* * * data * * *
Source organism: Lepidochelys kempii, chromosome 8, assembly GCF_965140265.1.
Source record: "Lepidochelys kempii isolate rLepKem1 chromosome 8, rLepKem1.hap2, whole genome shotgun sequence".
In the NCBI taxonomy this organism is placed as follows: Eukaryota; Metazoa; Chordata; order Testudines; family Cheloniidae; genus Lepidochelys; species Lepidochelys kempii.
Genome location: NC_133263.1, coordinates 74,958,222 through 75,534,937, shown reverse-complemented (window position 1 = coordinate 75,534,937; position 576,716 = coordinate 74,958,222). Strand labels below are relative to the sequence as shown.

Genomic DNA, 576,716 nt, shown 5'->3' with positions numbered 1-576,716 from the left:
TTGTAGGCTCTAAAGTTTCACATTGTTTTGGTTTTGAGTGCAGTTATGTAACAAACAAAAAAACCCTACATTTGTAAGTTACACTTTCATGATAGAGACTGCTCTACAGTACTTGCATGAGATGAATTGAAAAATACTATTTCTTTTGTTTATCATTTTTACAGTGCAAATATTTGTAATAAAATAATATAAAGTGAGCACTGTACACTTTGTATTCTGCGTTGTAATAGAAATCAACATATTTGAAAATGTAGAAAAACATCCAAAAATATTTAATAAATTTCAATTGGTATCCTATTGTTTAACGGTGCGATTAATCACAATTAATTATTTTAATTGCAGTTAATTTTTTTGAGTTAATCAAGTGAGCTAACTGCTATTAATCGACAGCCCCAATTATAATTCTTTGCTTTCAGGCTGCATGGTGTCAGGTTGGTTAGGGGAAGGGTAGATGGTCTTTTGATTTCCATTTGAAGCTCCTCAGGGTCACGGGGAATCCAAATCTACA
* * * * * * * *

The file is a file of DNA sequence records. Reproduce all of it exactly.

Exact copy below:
Source organism: Lepidochelys kempii, chromosome 8, assembly GCF_965140265.1.
Source record: "Lepidochelys kempii isolate rLepKem1 chromosome 8, rLepKem1.hap2, whole genome shotgun sequence".
In the NCBI taxonomy this organism is placed as follows: Eukaryota; Metazoa; Chordata; order Testudines; family Cheloniidae; genus Lepidochelys; species Lepidochelys kempii.
Genome location: NC_133263.1, coordinates 74,958,222 through 75,534,937, shown reverse-complemented (window position 1 = coordinate 75,534,937; position 576,716 = coordinate 74,958,222). Strand labels below are relative to the sequence as shown.

Genomic DNA, 576,716 nt, shown 5'->3' with positions numbered 1-576,716 from the left:
TTGTAGGCTCTAAAGTTTCACATTGTTTTGGTTTTGAGTGCAGTTATGTAACAAACAAAAAAACCCTACATTTGTAAGTTACACTTTCATGATAGAGACTGCTCTACAGTACTTGCATGAGATGAATTGAAAAATACTATTTCTTTTGTTTATCATTTTTACAGTGCAAATATTTGTAATAAAATAATATAAAGTGAGCACTGTACACTTTGTATTCTGCGTTGTAATAGAAATCAACATATTTGAAAATGTAGAAAAACATCCAAAAATATTTAATAAATTTCAATTGGTATCCTATTGTTTAACGGTGCGATTAATCACAATTAATTATTTTAATTGCAGTTAATTTTTTTGAGTTAATCAAGTGAGCTAACTGCTATTAATCGACAGCCCCAATTATAATTCTTTGCTTTCAGGCTGCATGGTGTCAGGTTGGTTAGGGGAAGGGTAGATGGTCTTTTGATTTCCATTTGAAGCTCCTCAGGGTCACGGGGAATCCAAATCTACA